• Thu. Jun 20th, 2024

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Royal Grammar School Newcastle teacher wins prestigious Institute of Physics award

Tom Williams from the Royal Grammar School (RGS) in Newcastle has been awarded the highly coveted ‘Teacher of Physics Award’ from the Institute of Physics (IOP), in recognition of his inspirational physics teaching. He is the first teacher in the North East to win the award in the last decade.

The IOP Teachers of Physics Awards celebrate outstanding classroom practice in the teaching of physics and recognise the success of secondary school teachers in the UK and Ireland.

Tom is one of the RGS’s partnership teachers. As well as providing teaching to students at the RGS, he also shares his knowledge with state-funded schools throughout the region and beyond, in a role part-funded by The Reece Foundation.

The remit of RGS partnerships is to collaborate with other schools, businesses and education organisations to increase aspiration and attainment across the North East. Last year around 40 RGS partnerships projects reached over 7,300 students and 300 staff in 76 schools across the region.

In his role as a specialist physics partnership teacher, Tom works from RGS to improve the delivery of physics content throughout the region by identifying knowledge gaps amongst science teachers and building confidence in delivering inspirational physics teaching. He has also worked on several super-curricular projects, including the retrofitting of an antique radio to sound like the 1950s, in conjunction with Beamish Museum.

John Smith, Director of Partnerships at RGS, said: “RGS Newcastle is an exceptional school in a relatively deprived area of the UK. While we are convinced of the infinite potential of young people from the North East, the social mobility statistics in our region are some of the worst in the country and the challenges have been compounded by the pandemic. Too many children are missing opportunities afforded to others born elsewhere. Our model of a highly academic education ought to be available to any child who is intellectually curious, able and aspiring, and who would benefit from a fast-paced and challenging curriculum. Access to these teaching opportunities is one of the aspects we provide through our RGS Partnerships programme.”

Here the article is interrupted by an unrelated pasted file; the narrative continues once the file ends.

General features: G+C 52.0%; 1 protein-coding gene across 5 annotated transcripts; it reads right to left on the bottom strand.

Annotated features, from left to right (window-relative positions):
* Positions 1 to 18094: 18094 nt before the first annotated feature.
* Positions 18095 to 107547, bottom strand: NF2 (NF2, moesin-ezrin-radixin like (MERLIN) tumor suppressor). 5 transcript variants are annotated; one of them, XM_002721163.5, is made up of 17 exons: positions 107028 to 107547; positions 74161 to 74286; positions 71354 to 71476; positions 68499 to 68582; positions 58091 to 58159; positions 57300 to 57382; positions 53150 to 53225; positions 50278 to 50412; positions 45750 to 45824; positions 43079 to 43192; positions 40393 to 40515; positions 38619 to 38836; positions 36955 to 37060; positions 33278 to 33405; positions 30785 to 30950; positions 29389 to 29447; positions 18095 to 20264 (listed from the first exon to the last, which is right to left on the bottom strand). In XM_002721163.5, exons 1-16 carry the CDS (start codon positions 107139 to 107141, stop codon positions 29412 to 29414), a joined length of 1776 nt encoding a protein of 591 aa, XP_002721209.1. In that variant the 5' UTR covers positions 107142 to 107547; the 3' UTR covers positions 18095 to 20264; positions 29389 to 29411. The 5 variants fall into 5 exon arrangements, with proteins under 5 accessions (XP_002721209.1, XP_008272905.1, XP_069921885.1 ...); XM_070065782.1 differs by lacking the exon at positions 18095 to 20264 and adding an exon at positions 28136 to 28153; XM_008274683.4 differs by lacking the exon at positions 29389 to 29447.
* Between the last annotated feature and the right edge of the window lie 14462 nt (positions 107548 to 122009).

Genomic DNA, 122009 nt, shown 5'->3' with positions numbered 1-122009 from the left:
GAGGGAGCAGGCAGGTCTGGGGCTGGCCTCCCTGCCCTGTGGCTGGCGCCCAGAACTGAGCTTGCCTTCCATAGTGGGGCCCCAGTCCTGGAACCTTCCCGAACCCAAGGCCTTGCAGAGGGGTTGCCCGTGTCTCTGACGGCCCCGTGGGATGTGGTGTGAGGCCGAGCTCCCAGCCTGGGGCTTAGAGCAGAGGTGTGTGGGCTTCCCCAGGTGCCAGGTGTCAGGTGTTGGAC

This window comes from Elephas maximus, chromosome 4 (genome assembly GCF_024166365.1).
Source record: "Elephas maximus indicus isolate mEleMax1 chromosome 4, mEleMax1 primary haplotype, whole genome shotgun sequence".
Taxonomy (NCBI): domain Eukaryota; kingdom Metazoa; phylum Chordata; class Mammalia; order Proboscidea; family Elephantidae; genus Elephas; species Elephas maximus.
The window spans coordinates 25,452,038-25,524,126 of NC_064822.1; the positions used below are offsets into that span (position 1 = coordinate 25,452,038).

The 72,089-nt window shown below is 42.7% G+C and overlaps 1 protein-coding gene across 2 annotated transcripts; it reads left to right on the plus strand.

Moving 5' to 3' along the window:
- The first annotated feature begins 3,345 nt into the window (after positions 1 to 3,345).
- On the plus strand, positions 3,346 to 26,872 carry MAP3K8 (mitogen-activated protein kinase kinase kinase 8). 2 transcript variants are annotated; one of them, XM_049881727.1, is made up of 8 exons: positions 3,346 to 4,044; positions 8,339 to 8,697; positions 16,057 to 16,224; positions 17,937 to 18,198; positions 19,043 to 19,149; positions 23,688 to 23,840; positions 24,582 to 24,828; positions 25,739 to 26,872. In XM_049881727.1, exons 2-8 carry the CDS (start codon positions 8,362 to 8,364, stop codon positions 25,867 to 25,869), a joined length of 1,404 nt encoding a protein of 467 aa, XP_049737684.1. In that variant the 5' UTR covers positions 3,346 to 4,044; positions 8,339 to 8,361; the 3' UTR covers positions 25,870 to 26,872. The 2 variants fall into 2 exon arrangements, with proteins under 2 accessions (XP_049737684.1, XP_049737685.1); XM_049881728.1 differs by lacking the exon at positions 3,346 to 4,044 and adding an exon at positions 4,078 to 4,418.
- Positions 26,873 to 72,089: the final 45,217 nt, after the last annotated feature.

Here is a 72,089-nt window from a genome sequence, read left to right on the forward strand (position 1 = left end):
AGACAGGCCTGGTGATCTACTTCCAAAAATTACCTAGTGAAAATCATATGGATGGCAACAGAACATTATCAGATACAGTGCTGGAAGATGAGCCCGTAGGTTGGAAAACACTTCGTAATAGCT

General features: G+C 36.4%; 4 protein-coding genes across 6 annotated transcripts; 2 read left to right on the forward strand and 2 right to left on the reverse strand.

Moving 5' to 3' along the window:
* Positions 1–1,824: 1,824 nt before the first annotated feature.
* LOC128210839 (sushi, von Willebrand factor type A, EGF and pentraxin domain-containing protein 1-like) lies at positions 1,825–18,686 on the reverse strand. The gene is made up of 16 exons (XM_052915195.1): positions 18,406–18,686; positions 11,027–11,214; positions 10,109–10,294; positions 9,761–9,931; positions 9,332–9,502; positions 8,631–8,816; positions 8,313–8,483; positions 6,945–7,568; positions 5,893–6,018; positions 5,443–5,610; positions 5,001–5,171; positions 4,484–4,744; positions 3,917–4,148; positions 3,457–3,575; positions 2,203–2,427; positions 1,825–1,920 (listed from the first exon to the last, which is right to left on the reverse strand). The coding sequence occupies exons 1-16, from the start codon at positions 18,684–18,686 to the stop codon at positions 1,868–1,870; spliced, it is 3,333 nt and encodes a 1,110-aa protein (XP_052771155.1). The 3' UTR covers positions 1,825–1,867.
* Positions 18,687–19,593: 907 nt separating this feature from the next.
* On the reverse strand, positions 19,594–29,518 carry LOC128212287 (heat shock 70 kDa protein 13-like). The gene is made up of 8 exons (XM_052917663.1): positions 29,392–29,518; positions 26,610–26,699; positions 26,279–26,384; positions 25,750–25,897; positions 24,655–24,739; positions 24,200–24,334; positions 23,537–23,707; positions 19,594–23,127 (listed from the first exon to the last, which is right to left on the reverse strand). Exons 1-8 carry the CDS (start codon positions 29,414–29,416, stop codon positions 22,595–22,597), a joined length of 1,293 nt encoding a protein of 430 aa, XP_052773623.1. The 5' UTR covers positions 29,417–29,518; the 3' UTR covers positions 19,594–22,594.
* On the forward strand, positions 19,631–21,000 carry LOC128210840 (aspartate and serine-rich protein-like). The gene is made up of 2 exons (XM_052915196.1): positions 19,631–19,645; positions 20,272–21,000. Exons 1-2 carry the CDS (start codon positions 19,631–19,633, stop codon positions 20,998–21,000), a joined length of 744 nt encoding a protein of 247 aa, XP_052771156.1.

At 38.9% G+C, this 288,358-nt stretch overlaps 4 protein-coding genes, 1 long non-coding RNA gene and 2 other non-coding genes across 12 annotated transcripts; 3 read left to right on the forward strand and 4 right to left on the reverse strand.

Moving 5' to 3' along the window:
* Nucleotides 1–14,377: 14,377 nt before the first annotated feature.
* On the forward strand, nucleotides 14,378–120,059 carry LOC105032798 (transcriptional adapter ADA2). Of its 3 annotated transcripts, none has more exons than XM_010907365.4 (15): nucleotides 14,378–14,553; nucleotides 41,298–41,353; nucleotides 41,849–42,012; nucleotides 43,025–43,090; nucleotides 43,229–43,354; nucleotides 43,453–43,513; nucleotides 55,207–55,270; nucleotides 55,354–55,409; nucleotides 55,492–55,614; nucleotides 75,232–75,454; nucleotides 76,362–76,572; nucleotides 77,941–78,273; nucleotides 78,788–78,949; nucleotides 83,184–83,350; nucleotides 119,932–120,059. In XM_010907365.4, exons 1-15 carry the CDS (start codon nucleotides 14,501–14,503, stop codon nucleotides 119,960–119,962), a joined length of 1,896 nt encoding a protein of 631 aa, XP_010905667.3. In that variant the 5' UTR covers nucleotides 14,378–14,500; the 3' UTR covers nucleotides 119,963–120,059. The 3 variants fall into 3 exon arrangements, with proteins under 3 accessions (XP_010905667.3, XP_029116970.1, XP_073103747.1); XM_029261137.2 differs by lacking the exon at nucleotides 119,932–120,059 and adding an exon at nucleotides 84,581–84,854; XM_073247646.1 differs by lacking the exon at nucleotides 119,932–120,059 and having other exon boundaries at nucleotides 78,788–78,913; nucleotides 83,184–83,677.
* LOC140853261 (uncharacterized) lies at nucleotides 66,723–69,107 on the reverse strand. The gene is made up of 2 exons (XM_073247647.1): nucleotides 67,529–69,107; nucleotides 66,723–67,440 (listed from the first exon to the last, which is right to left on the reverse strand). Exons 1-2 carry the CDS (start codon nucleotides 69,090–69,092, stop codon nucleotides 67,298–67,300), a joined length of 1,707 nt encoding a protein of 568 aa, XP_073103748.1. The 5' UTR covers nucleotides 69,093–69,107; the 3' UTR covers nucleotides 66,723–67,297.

Understanding, enjoying and exploring science can lead to a rewarding career and is the route Tom chose to take, having previously worked in the private sector and police service.

Tom said: “I decided to become a teacher after feeling unfulfilled in my previous careers and it’s been the best decision I’ve ever made. Physics and physicists have a vital role to play in solving some of the 21st century’s biggest challenges, such as responding to climate change, ensuring personal and online security and supporting an ageing population.”

The teaching industry is facing a record-breaking shortage of trainees this year, and physics is taking the brunt of the shortfall, with only around 20 per cent of the physics teacher recruitment target met. But without dedicated physics teachers, we would have far less physics-based research and industry – and society – would not benefit from the contributions made by physicists to the continually expanding knowledge of the world in which we live.

Newcastle’s Royal Grammar School has recently become a School Centred Initial Teach Training (SCITT) Hub in Newcastle providing a base for trainee maths and physics teachers in the region to secure placements within its established network of partner schools.

Tom added: “I am really proud of the high standard of teaching we offer, both to our students and to our partnership schools. Teaching is a fantastic and rewarding career, and the RGS has the facilities, expertise and network to attract new people to the profession and make a positive contribution throughout the region.”

Chris Shepherd, Strategic Lead (Recruitment & Retraining) at the IOP, said: “I am delighted to be recognising and applauding Tom. Each of this year’s winners has, through their skill and personal commitment, made a significant positive difference to the teaching of physics in their school, the student experience and the level of student achievement. On behalf of the Institute of Physics, I warmly congratulate and thank him for his dedication to students, school and subject.”

RGS are holding an open morning on Saturday, November 12th, from 9.30am – 12.30pm for new admissions. Please visit https://www.rgs.newcastle.sch.uk/ for more information.